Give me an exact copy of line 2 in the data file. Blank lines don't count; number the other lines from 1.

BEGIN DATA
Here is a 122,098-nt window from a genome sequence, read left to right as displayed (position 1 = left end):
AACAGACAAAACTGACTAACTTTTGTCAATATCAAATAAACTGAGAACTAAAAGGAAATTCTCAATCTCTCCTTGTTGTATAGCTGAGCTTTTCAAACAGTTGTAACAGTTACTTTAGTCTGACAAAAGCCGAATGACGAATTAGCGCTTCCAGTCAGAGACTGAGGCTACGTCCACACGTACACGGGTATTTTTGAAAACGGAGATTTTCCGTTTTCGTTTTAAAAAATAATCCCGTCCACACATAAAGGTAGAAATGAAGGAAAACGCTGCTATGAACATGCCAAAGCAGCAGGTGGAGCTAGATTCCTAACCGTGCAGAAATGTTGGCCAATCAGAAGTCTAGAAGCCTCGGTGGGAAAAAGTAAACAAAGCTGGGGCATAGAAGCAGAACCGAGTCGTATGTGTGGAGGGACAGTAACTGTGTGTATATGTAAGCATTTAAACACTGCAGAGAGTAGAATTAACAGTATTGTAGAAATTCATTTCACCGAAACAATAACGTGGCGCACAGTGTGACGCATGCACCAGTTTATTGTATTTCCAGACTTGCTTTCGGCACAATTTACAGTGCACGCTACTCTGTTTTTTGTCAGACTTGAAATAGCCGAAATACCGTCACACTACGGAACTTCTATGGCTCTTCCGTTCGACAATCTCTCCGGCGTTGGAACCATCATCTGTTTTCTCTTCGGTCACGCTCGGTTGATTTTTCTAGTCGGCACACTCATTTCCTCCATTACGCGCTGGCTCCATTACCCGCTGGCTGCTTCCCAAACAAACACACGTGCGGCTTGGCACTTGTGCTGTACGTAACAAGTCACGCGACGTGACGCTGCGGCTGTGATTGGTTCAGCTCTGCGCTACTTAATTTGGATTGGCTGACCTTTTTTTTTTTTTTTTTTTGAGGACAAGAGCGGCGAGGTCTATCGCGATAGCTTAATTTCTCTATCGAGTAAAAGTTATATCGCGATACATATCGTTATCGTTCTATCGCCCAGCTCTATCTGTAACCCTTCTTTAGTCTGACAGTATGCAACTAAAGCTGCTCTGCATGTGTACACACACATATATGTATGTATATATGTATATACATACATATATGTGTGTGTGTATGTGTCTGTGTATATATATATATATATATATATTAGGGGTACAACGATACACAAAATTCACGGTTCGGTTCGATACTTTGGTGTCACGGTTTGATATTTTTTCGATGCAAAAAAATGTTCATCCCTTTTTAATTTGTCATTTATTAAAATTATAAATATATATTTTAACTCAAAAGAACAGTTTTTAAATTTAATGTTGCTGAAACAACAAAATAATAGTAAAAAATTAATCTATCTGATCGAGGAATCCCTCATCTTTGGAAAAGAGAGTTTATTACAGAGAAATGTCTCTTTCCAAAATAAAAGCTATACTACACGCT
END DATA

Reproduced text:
AACAGACAAAACTGACTAACTTTTGTCAATATCAAATAAACTGAGAACTAAAAGGAAATTCTCAATCTCTCCTTGTTGTATAGCTGAGCTTTTCAAACAGTTGTAACAGTTACTTTAGTCTGACAAAAGCCGAATGACGAATTAGCGCTTCCAGTCAGAGACTGAGGCTACGTCCACACGTACACGGGTATTTTTGAAAACGGAGATTTTCCGTTTTCGTTTTAAAAAATAATCCCGTCCACACATAAAGGTAGAAATGAAGGAAAACGCTGCTATGAACATGCCAAAGCAGCAGGTGGAGCTAGATTCCTAACCGTGCAGAAATGTTGGCCAATCAGAAGTCTAGAAGCCTCGGTGGGAAAAAGTAAACAAAGCTGGGGCATAGAAGCAGAACCGAGTCGTATGTGTGGAGGGACAGTAACTGTGTGTATATGTAAGCATTTAAACACTGCAGAGAGTAGAATTAACAGTATTGTAGAAATTCATTTCACCGAAACAATAACGTGGCGCACAGTGTGACGCATGCACCAGTTTATTGTATTTCCAGACTTGCTTTCGGCACAATTTACAGTGCACGCTACTCTGTTTTTTGTCAGACTTGAAATAGCCGAAATACCGTCACACTACGGAACTTCTATGGCTCTTCCGTTCGACAATCTCTCCGGCGTTGGAACCATCATCTGTTTTCTCTTCGGTCACGCTCGGTTGATTTTTCTAGTCGGCACACTCATTTCCTCCATTACGCGCTGGCTCCATTACCCGCTGGCTGCTTCCCAAACAAACACACGTGCGGCTTGGCACTTGTGCTGTACGTAACAAGTCACGCGACGTGACGCTGCGGCTGTGATTGGTTCAGCTCTGCGCTACTTAATTTGGATTGGCTGACCTTTTTTTTTTTTTTTTTTTGAGGACAAGAGCGGCGAGGTCTATCGCGATAGCTTAATTTCTCTATCGAGTAAAAGTTATATCGCGATACATATCGTTATCGTTCTATCGCCCAGCTCTATCTGTAACCCTTCTTTAGTCTGACAGTATGCAACTAAAGCTGCTCTGCATGTGTACACACACATATATGTATGTATATATGTATATACATACATATATGTGTGTGTGTATGTGTCTGTGTATATATATATATATATATATATTAGGGGTACAACGATACACAAAATTCACGGTTCGGTTCGATACTTTGGTGTCACGGTTTGATATTTTTTCGATGCAAAAAAATGTTCATCCCTTTTTAATTTGTCATTTATTAAAATTATAAATATATATTTTAACTCAAAAGAACAGTTTTTAAATTTAATGTTGCTGAAACAACAAAATAATAGTAAAAAATTAATCTATCTGATCGAGGAATCCCTCATCTTTGGAAAAGAGAGTTTATTACAGAGAAATGTCTCTTTCCAAAATAAAAGCTATACTACACGCT